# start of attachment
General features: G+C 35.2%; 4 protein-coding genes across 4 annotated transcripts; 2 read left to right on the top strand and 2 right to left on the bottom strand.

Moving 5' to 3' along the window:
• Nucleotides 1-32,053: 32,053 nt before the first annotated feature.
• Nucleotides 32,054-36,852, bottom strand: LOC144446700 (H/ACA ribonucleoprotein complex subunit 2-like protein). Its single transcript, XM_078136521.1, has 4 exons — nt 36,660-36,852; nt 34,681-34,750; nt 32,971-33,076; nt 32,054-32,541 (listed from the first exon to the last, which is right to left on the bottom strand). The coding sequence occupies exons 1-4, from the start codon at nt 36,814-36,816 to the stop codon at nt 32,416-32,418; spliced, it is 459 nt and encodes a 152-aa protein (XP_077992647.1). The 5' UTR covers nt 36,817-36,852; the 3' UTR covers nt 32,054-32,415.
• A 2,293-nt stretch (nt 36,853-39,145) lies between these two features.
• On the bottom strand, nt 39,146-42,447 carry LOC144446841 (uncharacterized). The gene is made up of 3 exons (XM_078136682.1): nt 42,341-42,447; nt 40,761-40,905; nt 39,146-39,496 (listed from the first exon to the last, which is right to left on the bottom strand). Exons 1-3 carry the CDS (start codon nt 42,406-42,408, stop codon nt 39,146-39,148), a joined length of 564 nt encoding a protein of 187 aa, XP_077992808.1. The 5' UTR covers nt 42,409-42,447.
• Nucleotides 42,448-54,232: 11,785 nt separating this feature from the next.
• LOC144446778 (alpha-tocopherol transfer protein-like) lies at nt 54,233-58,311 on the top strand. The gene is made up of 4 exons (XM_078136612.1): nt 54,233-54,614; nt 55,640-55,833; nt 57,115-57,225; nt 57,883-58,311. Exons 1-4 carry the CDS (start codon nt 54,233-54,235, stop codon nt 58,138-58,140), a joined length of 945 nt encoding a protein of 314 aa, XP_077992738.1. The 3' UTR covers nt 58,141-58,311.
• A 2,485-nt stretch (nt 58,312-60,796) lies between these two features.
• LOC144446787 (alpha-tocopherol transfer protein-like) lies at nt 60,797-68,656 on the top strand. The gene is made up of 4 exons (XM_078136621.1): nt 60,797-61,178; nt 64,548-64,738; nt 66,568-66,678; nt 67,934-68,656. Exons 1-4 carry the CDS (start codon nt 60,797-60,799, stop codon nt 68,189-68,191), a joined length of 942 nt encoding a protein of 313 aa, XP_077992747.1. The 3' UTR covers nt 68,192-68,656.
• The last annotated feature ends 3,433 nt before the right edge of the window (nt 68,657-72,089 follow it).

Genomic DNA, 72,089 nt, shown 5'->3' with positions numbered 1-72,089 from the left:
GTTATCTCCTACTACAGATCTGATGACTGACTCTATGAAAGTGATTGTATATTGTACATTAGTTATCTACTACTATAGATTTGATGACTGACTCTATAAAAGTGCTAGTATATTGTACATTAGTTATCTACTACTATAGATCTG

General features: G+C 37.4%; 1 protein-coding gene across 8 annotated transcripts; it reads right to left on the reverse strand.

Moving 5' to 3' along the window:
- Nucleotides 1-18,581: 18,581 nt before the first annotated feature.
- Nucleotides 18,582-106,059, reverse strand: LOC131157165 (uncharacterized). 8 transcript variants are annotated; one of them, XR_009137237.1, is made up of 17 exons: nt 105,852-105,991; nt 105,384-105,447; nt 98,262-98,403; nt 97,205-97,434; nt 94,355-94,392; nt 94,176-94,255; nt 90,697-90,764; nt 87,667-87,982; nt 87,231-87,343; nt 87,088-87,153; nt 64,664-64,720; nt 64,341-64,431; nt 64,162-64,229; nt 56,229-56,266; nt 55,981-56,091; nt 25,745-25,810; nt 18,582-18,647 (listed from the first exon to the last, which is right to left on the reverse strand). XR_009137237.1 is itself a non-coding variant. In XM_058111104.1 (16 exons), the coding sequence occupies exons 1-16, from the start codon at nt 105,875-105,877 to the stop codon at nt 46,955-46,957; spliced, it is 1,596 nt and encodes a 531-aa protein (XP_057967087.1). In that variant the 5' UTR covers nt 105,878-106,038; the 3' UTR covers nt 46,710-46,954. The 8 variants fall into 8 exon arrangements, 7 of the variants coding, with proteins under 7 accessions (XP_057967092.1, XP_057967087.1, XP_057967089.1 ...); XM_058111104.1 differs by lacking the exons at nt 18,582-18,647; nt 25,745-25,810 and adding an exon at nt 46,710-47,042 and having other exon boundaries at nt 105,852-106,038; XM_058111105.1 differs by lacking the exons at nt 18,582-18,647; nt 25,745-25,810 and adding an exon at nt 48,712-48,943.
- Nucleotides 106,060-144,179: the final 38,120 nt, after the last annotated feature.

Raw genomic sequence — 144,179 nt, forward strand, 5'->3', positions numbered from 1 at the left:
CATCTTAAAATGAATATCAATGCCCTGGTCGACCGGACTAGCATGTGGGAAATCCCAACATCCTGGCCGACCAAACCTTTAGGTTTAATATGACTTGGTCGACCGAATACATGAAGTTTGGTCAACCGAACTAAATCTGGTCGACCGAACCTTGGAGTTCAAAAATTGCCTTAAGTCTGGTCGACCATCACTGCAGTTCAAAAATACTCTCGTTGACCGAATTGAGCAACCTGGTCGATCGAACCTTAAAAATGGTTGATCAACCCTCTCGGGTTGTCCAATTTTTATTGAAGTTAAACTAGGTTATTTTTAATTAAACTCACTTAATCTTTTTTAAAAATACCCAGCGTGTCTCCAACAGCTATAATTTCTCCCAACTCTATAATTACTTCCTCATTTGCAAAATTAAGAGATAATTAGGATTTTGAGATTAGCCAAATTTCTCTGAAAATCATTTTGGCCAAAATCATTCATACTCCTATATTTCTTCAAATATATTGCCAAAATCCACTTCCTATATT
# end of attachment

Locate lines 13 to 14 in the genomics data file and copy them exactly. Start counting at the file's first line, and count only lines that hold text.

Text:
GTTATCTCCTACTACAGATCTGATGACTGACTCTATGAAAGTGATTGTATATTGTACATTAGTTATCTACTACTATAGATTTGATGACTGACTCTATAAAAGTGCTAGTATATTGTACATTAGTTATCTACTACTATAGATCTG

General features: G+C 37.4%; 1 protein-coding gene across 8 annotated transcripts; it reads right to left on the reverse strand.